New hope for treating “chemo brain,” with a side of the joy of science

New hope for treating “chemo brain,” with a side of the joy of science

A few years ago, one of my coworkers caused a minor fracas by showing up at our annual holiday party with buttons that said “Ask me about microglia.” Everyone wanted one; our crew of science communicators is very nerdy.

Microglia belong to a group of brain cells — glia — whose secrets were unlocked by the late Stanford neuroscientist Ben Barres, MD, PhD. Our team’s enthusiasm for these cells was stoked by one of my fellow writers, who would periodically come to meetings bubbling with excitement about new research from the Barres lab. It made me wish I was writing about these cool cells.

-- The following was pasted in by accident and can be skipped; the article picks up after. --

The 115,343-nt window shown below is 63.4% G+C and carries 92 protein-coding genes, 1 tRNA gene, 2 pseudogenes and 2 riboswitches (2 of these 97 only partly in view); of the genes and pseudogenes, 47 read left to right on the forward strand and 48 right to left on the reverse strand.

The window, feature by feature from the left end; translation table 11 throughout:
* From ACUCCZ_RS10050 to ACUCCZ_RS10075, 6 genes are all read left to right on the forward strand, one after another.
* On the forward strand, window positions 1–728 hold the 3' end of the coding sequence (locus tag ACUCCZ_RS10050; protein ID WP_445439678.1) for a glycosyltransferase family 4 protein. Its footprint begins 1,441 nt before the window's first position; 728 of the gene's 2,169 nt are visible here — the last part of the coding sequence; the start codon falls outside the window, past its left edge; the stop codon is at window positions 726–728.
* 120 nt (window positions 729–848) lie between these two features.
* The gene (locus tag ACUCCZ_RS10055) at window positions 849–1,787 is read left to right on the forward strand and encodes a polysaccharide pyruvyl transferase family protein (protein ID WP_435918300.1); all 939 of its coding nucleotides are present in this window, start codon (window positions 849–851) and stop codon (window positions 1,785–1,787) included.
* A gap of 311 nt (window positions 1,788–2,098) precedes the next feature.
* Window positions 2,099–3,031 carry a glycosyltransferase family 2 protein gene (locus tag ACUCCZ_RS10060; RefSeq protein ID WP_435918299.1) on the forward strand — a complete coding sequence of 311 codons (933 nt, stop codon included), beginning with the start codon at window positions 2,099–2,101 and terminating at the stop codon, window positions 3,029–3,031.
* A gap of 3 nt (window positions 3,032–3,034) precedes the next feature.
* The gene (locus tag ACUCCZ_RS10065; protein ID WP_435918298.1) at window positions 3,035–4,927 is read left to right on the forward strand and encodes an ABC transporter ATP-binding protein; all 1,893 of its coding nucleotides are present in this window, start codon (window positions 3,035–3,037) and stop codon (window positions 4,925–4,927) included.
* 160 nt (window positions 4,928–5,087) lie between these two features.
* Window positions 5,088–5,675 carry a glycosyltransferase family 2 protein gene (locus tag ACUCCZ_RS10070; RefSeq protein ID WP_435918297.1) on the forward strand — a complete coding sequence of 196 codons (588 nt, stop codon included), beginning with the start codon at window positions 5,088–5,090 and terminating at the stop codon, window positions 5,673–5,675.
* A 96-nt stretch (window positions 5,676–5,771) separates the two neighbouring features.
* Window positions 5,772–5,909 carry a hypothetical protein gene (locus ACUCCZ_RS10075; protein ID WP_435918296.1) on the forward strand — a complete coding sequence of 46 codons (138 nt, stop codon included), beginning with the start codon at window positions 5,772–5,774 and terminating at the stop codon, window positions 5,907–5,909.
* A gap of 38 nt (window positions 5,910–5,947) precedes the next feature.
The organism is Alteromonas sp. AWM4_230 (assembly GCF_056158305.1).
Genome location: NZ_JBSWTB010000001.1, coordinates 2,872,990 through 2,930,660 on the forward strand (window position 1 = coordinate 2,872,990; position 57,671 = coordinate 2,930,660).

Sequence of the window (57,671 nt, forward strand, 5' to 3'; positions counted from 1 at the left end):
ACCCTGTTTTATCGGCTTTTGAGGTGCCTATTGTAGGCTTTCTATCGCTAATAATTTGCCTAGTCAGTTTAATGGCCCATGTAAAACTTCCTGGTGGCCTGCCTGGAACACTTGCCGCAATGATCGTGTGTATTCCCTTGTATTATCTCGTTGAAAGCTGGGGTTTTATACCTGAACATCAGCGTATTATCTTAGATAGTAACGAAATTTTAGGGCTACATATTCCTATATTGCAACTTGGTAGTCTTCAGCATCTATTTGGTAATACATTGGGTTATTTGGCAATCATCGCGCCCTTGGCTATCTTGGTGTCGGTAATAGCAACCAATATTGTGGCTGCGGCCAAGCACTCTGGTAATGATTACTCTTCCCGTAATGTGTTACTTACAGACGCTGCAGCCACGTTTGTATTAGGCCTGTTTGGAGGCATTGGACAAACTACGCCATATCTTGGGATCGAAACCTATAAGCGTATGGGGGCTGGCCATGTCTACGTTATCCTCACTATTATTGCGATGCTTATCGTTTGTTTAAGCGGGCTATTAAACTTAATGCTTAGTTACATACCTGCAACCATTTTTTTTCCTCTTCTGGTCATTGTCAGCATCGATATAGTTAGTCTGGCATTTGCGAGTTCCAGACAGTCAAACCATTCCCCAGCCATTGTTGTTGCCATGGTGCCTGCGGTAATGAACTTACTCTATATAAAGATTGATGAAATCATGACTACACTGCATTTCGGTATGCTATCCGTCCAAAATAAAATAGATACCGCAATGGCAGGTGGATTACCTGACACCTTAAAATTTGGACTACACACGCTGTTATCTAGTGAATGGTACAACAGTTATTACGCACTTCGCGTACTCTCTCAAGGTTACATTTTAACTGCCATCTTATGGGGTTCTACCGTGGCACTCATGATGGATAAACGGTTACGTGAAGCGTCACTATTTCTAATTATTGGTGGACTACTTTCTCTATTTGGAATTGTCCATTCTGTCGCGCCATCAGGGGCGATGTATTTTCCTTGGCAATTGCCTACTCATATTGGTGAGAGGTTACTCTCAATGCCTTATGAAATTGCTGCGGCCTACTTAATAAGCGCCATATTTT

Then a neuroscientist on my beat asked me to cover her team’s newest discovery: Microglia play a key role in “chemo brain,” a problem affecting millions of cancer survivors. Known more formally as cognitive impairment following cancer treatment, chemo brain is especially severe for children.